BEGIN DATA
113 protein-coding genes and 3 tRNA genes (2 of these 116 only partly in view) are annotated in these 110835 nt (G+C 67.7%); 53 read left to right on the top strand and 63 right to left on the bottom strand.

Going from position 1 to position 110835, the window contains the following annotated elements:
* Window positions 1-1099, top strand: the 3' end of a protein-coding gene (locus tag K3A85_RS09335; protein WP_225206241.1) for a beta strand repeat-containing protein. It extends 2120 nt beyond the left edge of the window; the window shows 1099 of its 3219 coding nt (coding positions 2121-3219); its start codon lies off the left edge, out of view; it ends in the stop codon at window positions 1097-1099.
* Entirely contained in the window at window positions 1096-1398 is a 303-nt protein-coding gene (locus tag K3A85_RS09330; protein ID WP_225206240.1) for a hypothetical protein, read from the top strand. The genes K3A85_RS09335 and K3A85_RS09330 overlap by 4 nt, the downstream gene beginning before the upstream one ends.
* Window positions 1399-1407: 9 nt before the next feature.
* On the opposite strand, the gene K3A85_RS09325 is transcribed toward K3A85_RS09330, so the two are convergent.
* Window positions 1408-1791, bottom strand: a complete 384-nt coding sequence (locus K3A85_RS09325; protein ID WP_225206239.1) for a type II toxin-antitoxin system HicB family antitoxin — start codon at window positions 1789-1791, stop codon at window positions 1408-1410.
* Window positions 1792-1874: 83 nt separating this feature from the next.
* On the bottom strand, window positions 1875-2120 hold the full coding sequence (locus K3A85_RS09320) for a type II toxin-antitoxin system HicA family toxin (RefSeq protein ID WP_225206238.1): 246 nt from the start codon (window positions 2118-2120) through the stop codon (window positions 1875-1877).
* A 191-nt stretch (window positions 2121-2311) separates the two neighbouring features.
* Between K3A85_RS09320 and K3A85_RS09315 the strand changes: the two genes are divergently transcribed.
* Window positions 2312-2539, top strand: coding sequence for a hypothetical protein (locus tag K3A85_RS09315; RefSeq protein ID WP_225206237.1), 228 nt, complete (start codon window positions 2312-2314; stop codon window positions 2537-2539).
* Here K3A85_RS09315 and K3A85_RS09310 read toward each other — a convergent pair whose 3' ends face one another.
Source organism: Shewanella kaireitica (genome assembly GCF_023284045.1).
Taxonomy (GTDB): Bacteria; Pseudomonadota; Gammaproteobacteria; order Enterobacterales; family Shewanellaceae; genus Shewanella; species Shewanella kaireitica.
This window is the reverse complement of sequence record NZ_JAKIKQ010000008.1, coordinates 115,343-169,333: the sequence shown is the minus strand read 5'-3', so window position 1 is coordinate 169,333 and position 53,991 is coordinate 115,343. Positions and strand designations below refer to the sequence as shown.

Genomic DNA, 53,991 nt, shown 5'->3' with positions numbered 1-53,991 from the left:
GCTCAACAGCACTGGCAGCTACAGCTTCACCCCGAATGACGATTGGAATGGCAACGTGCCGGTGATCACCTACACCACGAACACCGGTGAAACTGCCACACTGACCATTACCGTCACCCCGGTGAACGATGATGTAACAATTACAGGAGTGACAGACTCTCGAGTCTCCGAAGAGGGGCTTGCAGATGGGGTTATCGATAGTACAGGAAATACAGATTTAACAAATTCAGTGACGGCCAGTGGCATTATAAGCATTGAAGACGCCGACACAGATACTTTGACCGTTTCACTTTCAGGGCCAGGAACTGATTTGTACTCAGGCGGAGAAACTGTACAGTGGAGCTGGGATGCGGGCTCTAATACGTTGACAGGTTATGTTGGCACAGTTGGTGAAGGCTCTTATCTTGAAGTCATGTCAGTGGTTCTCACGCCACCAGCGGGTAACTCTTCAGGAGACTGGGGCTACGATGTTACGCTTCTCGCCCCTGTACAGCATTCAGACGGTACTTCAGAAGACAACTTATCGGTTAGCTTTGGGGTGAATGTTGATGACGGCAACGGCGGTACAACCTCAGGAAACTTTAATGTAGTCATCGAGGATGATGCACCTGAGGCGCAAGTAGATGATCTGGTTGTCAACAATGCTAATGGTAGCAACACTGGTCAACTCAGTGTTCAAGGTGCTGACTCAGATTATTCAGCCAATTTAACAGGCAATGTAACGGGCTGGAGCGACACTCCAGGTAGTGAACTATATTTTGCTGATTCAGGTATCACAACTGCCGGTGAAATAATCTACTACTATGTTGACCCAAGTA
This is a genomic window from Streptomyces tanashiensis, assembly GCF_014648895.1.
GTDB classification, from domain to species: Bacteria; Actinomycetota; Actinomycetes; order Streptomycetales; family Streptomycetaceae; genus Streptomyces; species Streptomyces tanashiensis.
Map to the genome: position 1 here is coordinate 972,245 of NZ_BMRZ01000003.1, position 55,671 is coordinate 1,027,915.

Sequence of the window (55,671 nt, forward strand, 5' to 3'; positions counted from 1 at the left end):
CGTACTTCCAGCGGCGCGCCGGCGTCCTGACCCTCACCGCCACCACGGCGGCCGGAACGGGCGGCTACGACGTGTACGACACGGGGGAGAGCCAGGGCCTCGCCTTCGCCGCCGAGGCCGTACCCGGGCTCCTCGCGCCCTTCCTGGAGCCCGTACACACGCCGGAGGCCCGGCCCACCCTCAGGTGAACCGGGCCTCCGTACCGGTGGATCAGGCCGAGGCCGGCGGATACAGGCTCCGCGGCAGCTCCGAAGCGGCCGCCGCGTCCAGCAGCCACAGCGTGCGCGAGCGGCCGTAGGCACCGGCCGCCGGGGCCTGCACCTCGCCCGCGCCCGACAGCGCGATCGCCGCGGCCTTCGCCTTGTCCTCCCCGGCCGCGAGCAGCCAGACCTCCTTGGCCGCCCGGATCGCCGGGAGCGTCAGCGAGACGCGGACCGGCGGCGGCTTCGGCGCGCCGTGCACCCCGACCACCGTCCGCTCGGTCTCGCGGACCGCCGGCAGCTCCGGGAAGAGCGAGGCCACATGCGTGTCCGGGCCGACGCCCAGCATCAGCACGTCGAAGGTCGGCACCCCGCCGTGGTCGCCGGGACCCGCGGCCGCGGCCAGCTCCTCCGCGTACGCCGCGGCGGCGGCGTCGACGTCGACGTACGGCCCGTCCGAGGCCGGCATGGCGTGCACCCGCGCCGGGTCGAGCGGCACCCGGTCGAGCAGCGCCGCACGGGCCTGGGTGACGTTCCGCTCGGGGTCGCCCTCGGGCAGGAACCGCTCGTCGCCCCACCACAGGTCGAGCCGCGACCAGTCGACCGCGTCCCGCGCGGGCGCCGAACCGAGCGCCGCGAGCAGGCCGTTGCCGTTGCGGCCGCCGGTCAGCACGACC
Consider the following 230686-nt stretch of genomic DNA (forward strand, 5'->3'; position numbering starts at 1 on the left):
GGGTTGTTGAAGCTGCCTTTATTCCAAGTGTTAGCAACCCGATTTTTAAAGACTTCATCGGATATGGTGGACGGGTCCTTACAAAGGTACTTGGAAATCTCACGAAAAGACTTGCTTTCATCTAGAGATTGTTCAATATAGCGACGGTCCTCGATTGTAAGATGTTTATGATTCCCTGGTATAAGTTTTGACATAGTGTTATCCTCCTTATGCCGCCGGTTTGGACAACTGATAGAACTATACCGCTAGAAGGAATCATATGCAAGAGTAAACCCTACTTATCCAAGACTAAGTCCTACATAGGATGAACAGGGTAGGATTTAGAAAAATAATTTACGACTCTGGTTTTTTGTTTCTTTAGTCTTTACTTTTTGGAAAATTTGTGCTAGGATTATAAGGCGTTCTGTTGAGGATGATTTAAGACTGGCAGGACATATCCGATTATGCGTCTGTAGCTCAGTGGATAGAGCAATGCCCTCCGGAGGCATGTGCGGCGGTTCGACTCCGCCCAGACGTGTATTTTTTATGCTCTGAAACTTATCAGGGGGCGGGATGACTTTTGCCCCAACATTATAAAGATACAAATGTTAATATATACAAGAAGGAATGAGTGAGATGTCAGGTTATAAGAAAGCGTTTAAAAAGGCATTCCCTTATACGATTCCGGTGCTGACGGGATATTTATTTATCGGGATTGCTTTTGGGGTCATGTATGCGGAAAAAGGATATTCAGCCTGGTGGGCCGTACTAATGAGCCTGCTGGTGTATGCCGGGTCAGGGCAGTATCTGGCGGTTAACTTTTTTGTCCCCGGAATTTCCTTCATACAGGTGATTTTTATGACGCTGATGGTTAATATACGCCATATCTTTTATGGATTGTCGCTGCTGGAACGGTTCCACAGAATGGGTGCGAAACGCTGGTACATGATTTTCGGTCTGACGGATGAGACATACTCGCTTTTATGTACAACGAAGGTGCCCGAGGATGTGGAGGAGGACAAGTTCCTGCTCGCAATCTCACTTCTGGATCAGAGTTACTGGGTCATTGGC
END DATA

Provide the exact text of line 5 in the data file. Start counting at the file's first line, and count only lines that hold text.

* Window positions 1399-1407: 9 nt before the next feature.